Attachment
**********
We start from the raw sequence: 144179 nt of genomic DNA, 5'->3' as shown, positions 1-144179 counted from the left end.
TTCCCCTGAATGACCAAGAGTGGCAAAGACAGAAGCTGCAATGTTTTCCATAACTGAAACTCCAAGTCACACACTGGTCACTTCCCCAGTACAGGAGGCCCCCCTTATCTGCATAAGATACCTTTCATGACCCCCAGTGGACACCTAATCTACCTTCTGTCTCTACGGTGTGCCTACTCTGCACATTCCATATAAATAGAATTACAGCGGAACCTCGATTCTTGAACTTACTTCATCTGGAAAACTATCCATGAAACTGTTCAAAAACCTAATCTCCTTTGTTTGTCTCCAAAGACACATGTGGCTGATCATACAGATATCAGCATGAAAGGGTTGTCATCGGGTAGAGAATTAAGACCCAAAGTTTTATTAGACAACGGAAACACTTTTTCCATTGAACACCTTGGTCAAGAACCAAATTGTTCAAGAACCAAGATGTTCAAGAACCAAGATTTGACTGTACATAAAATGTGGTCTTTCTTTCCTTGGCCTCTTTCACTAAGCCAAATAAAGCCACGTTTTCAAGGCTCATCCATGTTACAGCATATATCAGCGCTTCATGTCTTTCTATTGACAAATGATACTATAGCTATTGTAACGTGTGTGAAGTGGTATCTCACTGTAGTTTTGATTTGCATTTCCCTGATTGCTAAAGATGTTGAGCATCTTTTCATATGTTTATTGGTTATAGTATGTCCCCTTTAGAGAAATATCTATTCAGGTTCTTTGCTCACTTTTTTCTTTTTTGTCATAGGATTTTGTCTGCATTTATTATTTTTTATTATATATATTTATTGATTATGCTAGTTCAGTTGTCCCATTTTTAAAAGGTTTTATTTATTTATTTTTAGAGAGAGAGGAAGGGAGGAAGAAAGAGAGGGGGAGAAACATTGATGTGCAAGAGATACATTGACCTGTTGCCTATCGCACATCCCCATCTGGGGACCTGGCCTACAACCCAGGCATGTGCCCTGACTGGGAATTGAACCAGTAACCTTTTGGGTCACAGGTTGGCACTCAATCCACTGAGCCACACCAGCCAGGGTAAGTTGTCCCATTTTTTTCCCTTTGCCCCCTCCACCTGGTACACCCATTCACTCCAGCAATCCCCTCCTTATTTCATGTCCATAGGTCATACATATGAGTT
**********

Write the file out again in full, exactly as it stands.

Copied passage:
We start from the raw sequence: 144179 nt of genomic DNA, 5'->3' as shown, positions 1-144179 counted from the left end.
TTCCCCTGAATGACCAAGAGTGGCAAAGACAGAAGCTGCAATGTTTTCCATAACTGAAACTCCAAGTCACACACTGGTCACTTCCCCAGTACAGGAGGCCCCCCTTATCTGCATAAGATACCTTTCATGACCCCCAGTGGACACCTAATCTACCTTCTGTCTCTACGGTGTGCCTACTCTGCACATTCCATATAAATAGAATTACAGCGGAACCTCGATTCTTGAACTTACTTCATCTGGAAAACTATCCATGAAACTGTTCAAAAACCTAATCTCCTTTGTTTGTCTCCAAAGACACATGTGGCTGATCATACAGATATCAGCATGAAAGGGTTGTCATCGGGTAGAGAATTAAGACCCAAAGTTTTATTAGACAACGGAAACACTTTTTCCATTGAACACCTTGGTCAAGAACCAAATTGTTCAAGAACCAAGATGTTCAAGAACCAAGATTTGACTGTACATAAAATGTGGTCTTTCTTTCCTTGGCCTCTTTCACTAAGCCAAATAAAGCCACGTTTTCAAGGCTCATCCATGTTACAGCATATATCAGCGCTTCATGTCTTTCTATTGACAAATGATACTATAGCTATTGTAACGTGTGTGAAGTGGTATCTCACTGTAGTTTTGATTTGCATTTCCCTGATTGCTAAAGATGTTGAGCATCTTTTCATATGTTTATTGGTTATAGTATGTCCCCTTTAGAGAAATATCTATTCAGGTTCTTTGCTCACTTTTTTCTTTTTTGTCATAGGATTTTGTCTGCATTTATTATTTTTTATTATATATATTTATTGATTATGCTAGTTCAGTTGTCCCATTTTTAAAAGGTTTTATTTATTTATTTTTAGAGAGAGAGGAAGGGAGGAAGAAAGAGAGGGGGAGAAACATTGATGTGCAAGAGATACATTGACCTGTTGCCTATCGCACATCCCCATCTGGGGACCTGGCCTACAACCCAGGCATGTGCCCTGACTGGGAATTGAACCAGTAACCTTTTGGGTCACAGGTTGGCACTCAATCCACTGAGCCACACCAGCCAGGGTAAGTTGTCCCATTTTTTTCCCTTTGCCCCCTCCACCTGGTACACCCATTCACTCCAGCAATCCCCTCCTTATTTCATGTCCATAGGTCATACATATGAGTT